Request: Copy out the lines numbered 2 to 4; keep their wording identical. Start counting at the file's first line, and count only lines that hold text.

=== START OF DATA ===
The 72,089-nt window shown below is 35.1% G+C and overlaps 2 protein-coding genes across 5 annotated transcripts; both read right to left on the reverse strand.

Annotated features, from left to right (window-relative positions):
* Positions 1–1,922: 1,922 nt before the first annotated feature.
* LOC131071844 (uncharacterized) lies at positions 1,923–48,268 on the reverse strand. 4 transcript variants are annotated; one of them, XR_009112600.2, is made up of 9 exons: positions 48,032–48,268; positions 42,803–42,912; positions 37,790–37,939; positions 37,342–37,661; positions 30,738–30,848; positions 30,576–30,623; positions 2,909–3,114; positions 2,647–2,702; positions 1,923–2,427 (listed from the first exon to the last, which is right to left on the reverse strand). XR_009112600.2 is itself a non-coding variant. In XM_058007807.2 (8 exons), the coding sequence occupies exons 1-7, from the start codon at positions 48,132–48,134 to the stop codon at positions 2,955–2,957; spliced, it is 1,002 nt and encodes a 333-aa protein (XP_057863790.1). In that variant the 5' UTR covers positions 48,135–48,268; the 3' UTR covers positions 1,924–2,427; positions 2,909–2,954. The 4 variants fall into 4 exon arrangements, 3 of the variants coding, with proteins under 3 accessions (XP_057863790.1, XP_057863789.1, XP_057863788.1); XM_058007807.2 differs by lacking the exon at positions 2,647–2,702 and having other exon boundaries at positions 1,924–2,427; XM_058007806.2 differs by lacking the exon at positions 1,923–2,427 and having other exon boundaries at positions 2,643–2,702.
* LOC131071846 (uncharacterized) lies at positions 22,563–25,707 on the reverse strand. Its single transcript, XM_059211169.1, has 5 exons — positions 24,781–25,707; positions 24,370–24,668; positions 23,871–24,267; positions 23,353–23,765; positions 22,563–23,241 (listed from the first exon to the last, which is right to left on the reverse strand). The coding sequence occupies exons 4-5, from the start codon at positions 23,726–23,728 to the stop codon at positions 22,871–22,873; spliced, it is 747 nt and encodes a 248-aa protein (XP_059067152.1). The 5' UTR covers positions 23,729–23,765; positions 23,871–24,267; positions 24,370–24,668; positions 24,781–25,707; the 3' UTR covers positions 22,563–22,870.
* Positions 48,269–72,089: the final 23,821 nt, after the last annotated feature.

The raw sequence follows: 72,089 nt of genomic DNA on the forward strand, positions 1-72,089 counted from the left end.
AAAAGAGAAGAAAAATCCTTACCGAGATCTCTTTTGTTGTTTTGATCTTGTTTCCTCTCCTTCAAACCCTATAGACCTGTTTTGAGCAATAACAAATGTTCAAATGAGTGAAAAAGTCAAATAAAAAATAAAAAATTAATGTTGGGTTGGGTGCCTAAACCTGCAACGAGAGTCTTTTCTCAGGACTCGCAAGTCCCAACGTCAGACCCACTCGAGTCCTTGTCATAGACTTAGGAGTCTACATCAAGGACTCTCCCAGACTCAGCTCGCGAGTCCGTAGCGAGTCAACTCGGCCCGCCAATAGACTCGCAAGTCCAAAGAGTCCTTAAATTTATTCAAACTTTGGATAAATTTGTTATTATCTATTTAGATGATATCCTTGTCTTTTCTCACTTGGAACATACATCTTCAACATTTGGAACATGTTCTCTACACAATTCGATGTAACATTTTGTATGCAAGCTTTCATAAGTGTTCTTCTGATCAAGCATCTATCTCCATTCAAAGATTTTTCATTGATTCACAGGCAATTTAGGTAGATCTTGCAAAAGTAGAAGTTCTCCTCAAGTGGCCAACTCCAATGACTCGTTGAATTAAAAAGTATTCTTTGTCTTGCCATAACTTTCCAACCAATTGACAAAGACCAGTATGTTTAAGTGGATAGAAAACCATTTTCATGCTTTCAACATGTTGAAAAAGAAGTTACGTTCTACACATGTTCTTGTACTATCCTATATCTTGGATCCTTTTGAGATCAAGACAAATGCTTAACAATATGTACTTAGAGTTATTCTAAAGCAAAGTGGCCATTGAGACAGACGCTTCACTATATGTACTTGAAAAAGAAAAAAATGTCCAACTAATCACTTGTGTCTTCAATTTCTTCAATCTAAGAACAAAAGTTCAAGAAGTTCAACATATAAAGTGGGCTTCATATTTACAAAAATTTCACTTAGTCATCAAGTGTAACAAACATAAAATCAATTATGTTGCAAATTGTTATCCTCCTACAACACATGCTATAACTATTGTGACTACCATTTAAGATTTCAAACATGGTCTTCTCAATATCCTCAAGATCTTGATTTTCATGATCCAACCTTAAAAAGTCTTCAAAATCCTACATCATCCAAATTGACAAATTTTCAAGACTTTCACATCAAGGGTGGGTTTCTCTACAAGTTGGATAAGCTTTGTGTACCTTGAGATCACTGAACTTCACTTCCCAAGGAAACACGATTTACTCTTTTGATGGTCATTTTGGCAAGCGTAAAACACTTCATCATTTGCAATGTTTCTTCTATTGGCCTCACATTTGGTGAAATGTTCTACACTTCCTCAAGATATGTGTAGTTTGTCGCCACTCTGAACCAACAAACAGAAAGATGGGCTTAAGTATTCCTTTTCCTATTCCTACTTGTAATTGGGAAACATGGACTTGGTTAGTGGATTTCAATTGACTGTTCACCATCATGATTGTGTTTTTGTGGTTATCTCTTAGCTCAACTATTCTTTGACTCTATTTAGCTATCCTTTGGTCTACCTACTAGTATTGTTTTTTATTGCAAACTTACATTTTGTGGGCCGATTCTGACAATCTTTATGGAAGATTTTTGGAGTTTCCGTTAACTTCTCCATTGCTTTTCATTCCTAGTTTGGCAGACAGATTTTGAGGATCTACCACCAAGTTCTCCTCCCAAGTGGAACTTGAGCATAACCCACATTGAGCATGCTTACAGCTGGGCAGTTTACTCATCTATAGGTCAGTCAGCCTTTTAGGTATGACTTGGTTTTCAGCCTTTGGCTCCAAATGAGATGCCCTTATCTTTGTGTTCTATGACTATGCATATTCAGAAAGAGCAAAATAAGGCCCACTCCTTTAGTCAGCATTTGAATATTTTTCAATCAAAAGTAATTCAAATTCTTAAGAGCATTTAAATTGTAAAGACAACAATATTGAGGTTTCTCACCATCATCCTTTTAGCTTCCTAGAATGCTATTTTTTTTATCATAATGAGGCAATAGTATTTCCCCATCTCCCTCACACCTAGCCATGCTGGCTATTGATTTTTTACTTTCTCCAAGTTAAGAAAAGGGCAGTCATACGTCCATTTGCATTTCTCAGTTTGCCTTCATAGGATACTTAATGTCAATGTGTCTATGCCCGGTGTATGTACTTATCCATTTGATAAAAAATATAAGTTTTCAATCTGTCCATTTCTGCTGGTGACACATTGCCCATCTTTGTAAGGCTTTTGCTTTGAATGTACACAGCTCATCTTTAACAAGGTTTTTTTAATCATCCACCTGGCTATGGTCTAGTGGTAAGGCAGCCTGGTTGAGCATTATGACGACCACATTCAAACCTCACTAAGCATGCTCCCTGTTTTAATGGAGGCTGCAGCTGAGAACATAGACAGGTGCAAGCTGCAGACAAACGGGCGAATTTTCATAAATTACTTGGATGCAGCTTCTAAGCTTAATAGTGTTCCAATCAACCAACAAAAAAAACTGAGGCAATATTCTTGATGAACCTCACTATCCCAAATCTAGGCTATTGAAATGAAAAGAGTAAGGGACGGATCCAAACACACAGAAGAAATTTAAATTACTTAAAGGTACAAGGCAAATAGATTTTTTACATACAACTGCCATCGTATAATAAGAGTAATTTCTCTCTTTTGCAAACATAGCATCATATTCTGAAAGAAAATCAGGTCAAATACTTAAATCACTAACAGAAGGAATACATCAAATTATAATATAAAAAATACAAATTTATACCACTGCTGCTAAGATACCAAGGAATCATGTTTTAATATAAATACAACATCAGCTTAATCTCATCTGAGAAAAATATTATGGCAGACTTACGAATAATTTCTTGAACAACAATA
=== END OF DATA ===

Annotated features, from left to right (window-relative positions):
* Positions 1–1,922: 1,922 nt before the first annotated feature.
* LOC131071844 (uncharacterized) lies at positions 1,923–48,268 on the reverse strand. 4 transcript variants are annotated; one of them, XR_009112600.2, is made up of 9 exons: positions 48,032–48,268; positions 42,803–42,912; positions 37,790–37,939; positions 37,342–37,661; positions 30,738–30,848; positions 30,576–30,623; positions 2,909–3,114; positions 2,647–2,702; positions 1,923–2,427 (listed from the first exon to the last, which is right to left on the reverse strand). XR_009112600.2 is itself a non-coding variant. In XM_058007807.2 (8 exons), the coding sequence occupies exons 1-7, from the start codon at positions 48,132–48,134 to the stop codon at positions 2,955–2,957; spliced, it is 1,002 nt and encodes a 333-aa protein (XP_057863790.1). In that variant the 5' UTR covers positions 48,135–48,268; the 3' UTR covers positions 1,924–2,427; positions 2,909–2,954. The 4 variants fall into 4 exon arrangements, 3 of the variants coding, with proteins under 3 accessions (XP_057863790.1, XP_057863789.1, XP_057863788.1); XM_058007807.2 differs by lacking the exon at positions 2,647–2,702 and having other exon boundaries at positions 1,924–2,427; XM_058007806.2 differs by lacking the exon at positions 1,923–2,427 and having other exon boundaries at positions 2,643–2,702.